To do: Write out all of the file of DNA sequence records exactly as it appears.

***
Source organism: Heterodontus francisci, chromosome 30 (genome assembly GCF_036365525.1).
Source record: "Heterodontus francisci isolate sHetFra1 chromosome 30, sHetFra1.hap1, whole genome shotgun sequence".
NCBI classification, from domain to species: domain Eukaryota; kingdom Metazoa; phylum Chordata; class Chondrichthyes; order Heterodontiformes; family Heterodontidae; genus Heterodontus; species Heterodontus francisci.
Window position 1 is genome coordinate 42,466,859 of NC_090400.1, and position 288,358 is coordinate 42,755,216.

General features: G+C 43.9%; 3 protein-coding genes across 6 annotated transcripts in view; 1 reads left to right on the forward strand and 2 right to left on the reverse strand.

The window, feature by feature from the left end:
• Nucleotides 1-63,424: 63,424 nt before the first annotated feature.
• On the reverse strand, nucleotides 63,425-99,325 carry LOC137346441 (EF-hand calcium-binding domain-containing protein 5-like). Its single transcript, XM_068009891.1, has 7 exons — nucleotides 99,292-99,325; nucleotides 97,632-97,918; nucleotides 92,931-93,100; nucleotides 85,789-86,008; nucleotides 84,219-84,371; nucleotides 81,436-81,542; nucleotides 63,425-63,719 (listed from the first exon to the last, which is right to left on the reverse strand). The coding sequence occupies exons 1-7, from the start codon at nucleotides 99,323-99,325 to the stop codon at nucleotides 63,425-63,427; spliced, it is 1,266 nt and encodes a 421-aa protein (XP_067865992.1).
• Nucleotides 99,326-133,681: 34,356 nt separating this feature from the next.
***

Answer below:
Source organism: Heterodontus francisci, chromosome 30 (genome assembly GCF_036365525.1).
Source record: "Heterodontus francisci isolate sHetFra1 chromosome 30, sHetFra1.hap1, whole genome shotgun sequence".
NCBI classification, from domain to species: domain Eukaryota; kingdom Metazoa; phylum Chordata; class Chondrichthyes; order Heterodontiformes; family Heterodontidae; genus Heterodontus; species Heterodontus francisci.
Window position 1 is genome coordinate 42,466,859 of NC_090400.1, and position 288,358 is coordinate 42,755,216.

General features: G+C 43.9%; 3 protein-coding genes across 6 annotated transcripts in view; 1 reads left to right on the forward strand and 2 right to left on the reverse strand.

The window, feature by feature from the left end:
• Nucleotides 1-63,424: 63,424 nt before the first annotated feature.
• On the reverse strand, nucleotides 63,425-99,325 carry LOC137346441 (EF-hand calcium-binding domain-containing protein 5-like). Its single transcript, XM_068009891.1, has 7 exons — nucleotides 99,292-99,325; nucleotides 97,632-97,918; nucleotides 92,931-93,100; nucleotides 85,789-86,008; nucleotides 84,219-84,371; nucleotides 81,436-81,542; nucleotides 63,425-63,719 (listed from the first exon to the last, which is right to left on the reverse strand). The coding sequence occupies exons 1-7, from the start codon at nucleotides 99,323-99,325 to the stop codon at nucleotides 63,425-63,427; spliced, it is 1,266 nt and encodes a 421-aa protein (XP_067865992.1).
• Nucleotides 99,326-133,681: 34,356 nt separating this feature from the next.